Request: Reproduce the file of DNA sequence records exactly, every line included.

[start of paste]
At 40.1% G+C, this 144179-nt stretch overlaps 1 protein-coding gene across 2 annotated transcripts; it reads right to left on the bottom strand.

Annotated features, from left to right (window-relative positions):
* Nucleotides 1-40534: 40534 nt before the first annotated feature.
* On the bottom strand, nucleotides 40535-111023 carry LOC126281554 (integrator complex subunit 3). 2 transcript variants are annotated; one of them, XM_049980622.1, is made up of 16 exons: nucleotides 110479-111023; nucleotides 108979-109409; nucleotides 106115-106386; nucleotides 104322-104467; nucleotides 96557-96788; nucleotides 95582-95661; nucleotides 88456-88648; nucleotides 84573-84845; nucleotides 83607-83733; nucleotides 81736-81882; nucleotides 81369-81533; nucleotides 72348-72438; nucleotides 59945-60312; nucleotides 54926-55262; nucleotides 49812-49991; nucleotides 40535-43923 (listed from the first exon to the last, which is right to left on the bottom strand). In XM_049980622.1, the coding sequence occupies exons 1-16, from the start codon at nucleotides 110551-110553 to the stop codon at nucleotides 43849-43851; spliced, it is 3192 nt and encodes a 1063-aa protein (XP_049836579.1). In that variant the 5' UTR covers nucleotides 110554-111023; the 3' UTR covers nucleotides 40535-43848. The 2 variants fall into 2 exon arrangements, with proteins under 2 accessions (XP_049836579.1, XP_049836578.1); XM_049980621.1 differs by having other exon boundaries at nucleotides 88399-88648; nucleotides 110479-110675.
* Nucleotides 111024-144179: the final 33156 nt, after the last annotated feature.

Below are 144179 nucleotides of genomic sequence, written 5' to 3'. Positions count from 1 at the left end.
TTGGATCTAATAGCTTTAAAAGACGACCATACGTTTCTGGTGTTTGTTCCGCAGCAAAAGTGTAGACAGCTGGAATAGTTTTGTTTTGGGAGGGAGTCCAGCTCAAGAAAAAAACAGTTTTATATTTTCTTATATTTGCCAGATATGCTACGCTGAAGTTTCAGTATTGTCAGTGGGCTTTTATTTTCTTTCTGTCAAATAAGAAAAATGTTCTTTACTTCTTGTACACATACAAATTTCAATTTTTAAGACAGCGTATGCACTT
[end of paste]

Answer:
At 40.1% G+C, this 144179-nt stretch overlaps 1 protein-coding gene across 2 annotated transcripts; it reads right to left on the bottom strand.

Annotated features, from left to right (window-relative positions):
* Nucleotides 1-40534: 40534 nt before the first annotated feature.
* On the bottom strand, nucleotides 40535-111023 carry LOC126281554 (integrator complex subunit 3). 2 transcript variants are annotated; one of them, XM_049980622.1, is made up of 16 exons: nucleotides 110479-111023; nucleotides 108979-109409; nucleotides 106115-106386; nucleotides 104322-104467; nucleotides 96557-96788; nucleotides 95582-95661; nucleotides 88456-88648; nucleotides 84573-84845; nucleotides 83607-83733; nucleotides 81736-81882; nucleotides 81369-81533; nucleotides 72348-72438; nucleotides 59945-60312; nucleotides 54926-55262; nucleotides 49812-49991; nucleotides 40535-43923 (listed from the first exon to the last, which is right to left on the bottom strand). In XM_049980622.1, the coding sequence occupies exons 1-16, from the start codon at nucleotides 110551-110553 to the stop codon at nucleotides 43849-43851; spliced, it is 3192 nt and encodes a 1063-aa protein (XP_049836579.1). In that variant the 5' UTR covers nucleotides 110554-111023; the 3' UTR covers nucleotides 40535-43848. The 2 variants fall into 2 exon arrangements, with proteins under 2 accessions (XP_049836579.1, XP_049836578.1); XM_049980621.1 differs by having other exon boundaries at nucleotides 88399-88648; nucleotides 110479-110675.
* Nucleotides 111024-144179: the final 33156 nt, after the last annotated feature.

Below are 144179 nucleotides of genomic sequence, written 5' to 3'. Positions count from 1 at the left end.
TTGGATCTAATAGCTTTAAAAGACGACCATACGTTTCTGGTGTTTGTTCCGCAGCAAAAGTGTAGACAGCTGGAATAGTTTTGTTTTGGGAGGGAGTCCAGCTCAAGAAAAAAACAGTTTTATATTTTCTTATATTTGCCAGATATGCTACGCTGAAGTTTCAGTATTGTCAGTGGGCTTTTATTTTCTTTCTGTCAAATAAGAAAAATGTTCTTTACTTCTTGTACACATACAAATTTCAATTTTTAAGACAGCGTATGCACTT